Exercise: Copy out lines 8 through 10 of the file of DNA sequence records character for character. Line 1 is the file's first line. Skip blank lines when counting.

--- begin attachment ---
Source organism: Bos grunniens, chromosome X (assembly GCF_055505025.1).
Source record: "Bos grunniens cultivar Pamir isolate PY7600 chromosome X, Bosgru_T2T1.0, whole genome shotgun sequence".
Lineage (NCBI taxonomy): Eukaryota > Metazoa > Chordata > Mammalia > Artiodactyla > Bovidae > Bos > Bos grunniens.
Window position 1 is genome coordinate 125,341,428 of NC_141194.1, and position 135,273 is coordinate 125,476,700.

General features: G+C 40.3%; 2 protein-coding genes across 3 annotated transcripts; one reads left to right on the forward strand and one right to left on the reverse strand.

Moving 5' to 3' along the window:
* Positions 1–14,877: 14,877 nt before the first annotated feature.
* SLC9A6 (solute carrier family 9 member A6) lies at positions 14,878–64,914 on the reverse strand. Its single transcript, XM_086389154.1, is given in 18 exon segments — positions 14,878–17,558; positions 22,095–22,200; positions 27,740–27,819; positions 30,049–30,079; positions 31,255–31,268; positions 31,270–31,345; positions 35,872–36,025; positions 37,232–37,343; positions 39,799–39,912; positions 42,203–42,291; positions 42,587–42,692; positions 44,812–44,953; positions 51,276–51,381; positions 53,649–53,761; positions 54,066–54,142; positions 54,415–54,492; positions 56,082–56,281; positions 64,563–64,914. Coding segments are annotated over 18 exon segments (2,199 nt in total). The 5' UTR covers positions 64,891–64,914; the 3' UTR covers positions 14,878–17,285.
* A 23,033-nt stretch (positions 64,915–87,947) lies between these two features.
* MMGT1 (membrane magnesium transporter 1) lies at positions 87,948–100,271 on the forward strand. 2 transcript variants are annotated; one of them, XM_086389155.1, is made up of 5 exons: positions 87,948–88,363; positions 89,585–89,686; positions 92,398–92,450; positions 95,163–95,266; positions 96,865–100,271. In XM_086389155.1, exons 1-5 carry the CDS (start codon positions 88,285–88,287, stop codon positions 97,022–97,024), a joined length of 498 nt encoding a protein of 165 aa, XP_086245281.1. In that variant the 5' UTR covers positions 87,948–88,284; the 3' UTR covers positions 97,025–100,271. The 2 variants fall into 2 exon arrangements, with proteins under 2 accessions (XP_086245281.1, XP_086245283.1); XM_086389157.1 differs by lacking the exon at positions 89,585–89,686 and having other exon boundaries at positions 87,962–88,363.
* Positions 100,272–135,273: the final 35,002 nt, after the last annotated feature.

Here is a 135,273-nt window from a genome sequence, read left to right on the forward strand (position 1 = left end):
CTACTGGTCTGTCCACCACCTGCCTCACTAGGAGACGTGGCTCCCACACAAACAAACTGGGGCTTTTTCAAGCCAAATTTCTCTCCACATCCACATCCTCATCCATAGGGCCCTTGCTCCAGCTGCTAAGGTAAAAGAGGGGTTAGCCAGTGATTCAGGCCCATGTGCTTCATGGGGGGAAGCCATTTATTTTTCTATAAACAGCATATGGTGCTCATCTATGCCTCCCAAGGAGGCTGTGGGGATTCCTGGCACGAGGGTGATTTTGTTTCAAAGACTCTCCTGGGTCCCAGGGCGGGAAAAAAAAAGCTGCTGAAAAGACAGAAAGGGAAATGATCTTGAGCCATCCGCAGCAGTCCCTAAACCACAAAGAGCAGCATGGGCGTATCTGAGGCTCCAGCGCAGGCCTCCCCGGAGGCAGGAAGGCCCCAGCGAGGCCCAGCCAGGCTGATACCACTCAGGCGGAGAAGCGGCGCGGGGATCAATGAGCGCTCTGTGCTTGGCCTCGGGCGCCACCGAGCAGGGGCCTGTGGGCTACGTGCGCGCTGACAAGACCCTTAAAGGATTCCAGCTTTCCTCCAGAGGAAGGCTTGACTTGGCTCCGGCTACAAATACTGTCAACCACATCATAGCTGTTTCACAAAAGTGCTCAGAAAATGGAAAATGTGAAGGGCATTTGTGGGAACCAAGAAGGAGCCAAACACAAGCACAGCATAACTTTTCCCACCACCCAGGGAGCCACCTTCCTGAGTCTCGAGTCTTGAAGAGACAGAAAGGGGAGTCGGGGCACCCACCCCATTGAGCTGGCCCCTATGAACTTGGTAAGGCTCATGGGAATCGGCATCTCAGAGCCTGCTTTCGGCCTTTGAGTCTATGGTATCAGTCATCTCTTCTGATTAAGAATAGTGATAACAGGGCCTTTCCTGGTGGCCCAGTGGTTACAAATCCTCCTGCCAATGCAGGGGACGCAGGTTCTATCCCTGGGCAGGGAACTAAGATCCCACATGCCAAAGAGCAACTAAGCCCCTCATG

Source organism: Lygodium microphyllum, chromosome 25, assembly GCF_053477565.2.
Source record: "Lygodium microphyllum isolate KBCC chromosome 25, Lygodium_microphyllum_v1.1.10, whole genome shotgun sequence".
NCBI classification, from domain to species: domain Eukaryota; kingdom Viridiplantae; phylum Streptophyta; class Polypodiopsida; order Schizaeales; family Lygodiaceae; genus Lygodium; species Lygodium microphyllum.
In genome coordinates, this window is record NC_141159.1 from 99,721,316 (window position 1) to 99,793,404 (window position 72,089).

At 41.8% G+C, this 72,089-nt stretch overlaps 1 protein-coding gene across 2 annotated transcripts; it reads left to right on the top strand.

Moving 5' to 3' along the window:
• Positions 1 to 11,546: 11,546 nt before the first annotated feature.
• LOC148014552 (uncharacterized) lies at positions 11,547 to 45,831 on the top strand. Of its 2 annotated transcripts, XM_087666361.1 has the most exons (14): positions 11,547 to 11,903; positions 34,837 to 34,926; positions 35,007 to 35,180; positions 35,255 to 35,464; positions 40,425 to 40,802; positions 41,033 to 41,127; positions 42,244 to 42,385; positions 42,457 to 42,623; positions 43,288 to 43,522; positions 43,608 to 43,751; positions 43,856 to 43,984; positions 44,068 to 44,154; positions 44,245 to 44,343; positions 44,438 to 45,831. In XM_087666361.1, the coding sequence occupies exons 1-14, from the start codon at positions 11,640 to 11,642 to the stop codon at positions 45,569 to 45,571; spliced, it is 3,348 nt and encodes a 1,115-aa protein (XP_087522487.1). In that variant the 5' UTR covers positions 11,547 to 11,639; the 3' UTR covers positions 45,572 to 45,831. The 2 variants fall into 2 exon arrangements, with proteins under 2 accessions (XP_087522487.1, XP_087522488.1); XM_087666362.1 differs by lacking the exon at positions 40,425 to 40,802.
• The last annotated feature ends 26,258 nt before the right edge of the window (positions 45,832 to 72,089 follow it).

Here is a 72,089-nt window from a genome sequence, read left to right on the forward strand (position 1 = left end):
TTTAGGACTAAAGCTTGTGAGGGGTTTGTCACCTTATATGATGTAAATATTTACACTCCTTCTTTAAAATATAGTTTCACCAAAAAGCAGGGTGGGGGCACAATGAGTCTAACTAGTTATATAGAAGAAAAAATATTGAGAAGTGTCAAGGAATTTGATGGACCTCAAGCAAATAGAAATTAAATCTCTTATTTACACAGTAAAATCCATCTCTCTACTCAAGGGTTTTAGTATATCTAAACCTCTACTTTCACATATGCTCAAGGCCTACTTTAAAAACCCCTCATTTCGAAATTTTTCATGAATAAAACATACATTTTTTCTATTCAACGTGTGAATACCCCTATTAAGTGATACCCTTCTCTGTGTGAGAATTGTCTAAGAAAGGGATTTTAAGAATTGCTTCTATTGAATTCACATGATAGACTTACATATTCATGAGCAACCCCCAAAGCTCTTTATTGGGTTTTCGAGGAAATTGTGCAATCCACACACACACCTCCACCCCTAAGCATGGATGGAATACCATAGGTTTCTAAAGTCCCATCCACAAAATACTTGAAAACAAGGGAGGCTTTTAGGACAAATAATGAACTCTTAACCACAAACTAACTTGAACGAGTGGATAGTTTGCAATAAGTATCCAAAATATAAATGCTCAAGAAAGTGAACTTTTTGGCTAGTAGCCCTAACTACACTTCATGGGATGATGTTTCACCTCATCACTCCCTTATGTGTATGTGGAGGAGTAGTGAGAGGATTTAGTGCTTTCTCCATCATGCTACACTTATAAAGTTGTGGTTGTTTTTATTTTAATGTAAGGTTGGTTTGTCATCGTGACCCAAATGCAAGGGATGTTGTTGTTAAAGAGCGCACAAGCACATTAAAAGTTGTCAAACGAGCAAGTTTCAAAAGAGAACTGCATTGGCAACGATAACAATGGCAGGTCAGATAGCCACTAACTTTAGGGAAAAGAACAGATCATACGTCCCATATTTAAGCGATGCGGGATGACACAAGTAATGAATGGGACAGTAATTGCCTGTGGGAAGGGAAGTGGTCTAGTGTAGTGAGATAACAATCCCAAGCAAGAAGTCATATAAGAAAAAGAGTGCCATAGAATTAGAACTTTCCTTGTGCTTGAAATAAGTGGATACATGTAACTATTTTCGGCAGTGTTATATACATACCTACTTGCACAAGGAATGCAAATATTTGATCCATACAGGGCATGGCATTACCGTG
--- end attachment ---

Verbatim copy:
* SLC9A6 (solute carrier family 9 member A6) lies at positions 14,878–64,914 on the reverse strand. Its single transcript, XM_086389154.1, is given in 18 exon segments — positions 14,878–17,558; positions 22,095–22,200; positions 27,740–27,819; positions 30,049–30,079; positions 31,255–31,268; positions 31,270–31,345; positions 35,872–36,025; positions 37,232–37,343; positions 39,799–39,912; positions 42,203–42,291; positions 42,587–42,692; positions 44,812–44,953; positions 51,276–51,381; positions 53,649–53,761; positions 54,066–54,142; positions 54,415–54,492; positions 56,082–56,281; positions 64,563–64,914. Coding segments are annotated over 18 exon segments (2,199 nt in total). The 5' UTR covers positions 64,891–64,914; the 3' UTR covers positions 14,878–17,285.
* A 23,033-nt stretch (positions 64,915–87,947) lies between these two features.
* MMGT1 (membrane magnesium transporter 1) lies at positions 87,948–100,271 on the forward strand. 2 transcript variants are annotated; one of them, XM_086389155.1, is made up of 5 exons: positions 87,948–88,363; positions 89,585–89,686; positions 92,398–92,450; positions 95,163–95,266; positions 96,865–100,271. In XM_086389155.1, exons 1-5 carry the CDS (start codon positions 88,285–88,287, stop codon positions 97,022–97,024), a joined length of 498 nt encoding a protein of 165 aa, XP_086245281.1. In that variant the 5' UTR covers positions 87,948–88,284; the 3' UTR covers positions 97,025–100,271. The 2 variants fall into 2 exon arrangements, with proteins under 2 accessions (XP_086245281.1, XP_086245283.1); XM_086389157.1 differs by lacking the exon at positions 89,585–89,686 and having other exon boundaries at positions 87,962–88,363.